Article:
Rattan, sustainability and the ethical consumer

Rattan is used extensively all over large parts of Asia to make furniture, baskets etc. There are 600 rattan species in the world, with 54 species in the Indo-China region. Rattan is a climber from the palm family and a valuable non-timber forest product available in forests throughout the Greater Mekong region.

Its stems are used for a variety of purposes, including food as well as housing and furniture. Village communities in Laos, Cambodia and Vietnam rely heavily on the rattan trade, with sales accounting for up to 50% of cash income in some rural areas. Rattan can be sustainably harvested and it makes a potential tool for forest maintenance. In forests where rattan grows, its economic value can help protect forest land, by providing an alternative to loggers who forgo timber logging and harvest rattan canes instead.

Rattan can form part of ethical consumption as it is a significant contributor to local economies with Vietnam, Laos and Cambodia together playing an increasingly significant role in the global rattan trade, the value of which is estimated at $4 billion. Sales of rattan account for up to 50% of cash income to villages making this industry a major contributor to poverty alleviation in rural areas.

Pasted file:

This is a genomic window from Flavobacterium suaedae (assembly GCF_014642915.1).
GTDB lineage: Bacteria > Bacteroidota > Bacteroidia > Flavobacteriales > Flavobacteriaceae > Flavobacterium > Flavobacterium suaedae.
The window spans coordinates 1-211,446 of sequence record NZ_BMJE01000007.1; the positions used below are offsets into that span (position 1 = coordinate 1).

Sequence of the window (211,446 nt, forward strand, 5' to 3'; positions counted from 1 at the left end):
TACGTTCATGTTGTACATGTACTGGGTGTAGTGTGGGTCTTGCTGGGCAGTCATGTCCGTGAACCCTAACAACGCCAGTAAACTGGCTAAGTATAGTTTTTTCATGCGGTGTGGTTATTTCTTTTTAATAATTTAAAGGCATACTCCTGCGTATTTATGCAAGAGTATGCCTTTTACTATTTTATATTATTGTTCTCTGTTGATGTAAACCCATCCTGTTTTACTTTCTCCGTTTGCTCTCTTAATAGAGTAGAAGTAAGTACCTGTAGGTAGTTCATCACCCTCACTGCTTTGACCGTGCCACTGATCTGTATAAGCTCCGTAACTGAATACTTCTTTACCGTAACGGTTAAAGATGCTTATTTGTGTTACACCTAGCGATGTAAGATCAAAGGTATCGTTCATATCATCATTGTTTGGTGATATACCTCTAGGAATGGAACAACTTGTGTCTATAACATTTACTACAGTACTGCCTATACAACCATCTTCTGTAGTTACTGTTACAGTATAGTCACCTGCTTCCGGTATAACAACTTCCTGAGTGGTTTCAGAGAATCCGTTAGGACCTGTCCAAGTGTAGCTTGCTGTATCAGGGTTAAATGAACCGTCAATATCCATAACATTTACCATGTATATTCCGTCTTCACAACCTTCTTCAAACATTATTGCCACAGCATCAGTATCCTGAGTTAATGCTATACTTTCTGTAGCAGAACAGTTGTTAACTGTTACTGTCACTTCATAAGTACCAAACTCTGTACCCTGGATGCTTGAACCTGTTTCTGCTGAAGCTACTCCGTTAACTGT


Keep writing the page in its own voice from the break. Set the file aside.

In order to make rattan more sustainable, the WWF and IKEA Sustainable Rattan Harvesting and Production Programme began in 2006 with the aim of creating a rattan industry in the Greater Mekong Region that gives communities, governments and industry an economic reason to conserve forests. By the end of the project, the aim is to convert at least 40% of all SMEs involved in rattan into more sustainable enterprises and give them a greater sense of environmental awareness.

Earlier this month, representatives from Lao businesses and 9 Vietnamese rattan processing companies travelled to the central provinces. The trip was organised by the Khamkeuth district Agriculture and Forestry Office (DAFO) and WWF. The sustainable rattan model has been such a success that DAFO plans to replicate it in other areas, improving local livelihoods and supporting reduced cutting of the plant. Its success has also caught the interest of Vietnamese rattan companies.

Judging from interest among players in the rattan business, it is clear that sustainably managed rattan is becoming a popular choice among processors and consumers. The aim is to establish a sustainable and clean rattan industry by the end of 2011 in Laos, Cambodia, and Vietnam. Industries involved in rattan also want to apply for FSC certification.

The project by WWF also aims to increase export of sustainable rattan products by 15% . They have already achieved many project aims including making nurseries to preserve rattan species which produce 60,000 seedlings/year. They have also developed a total of 8 hectares for rattan production by inter-cropping with other products like maize, vegetables etc. The project also includes training in rattan handicraft which brings additional income for the villages it operates out of.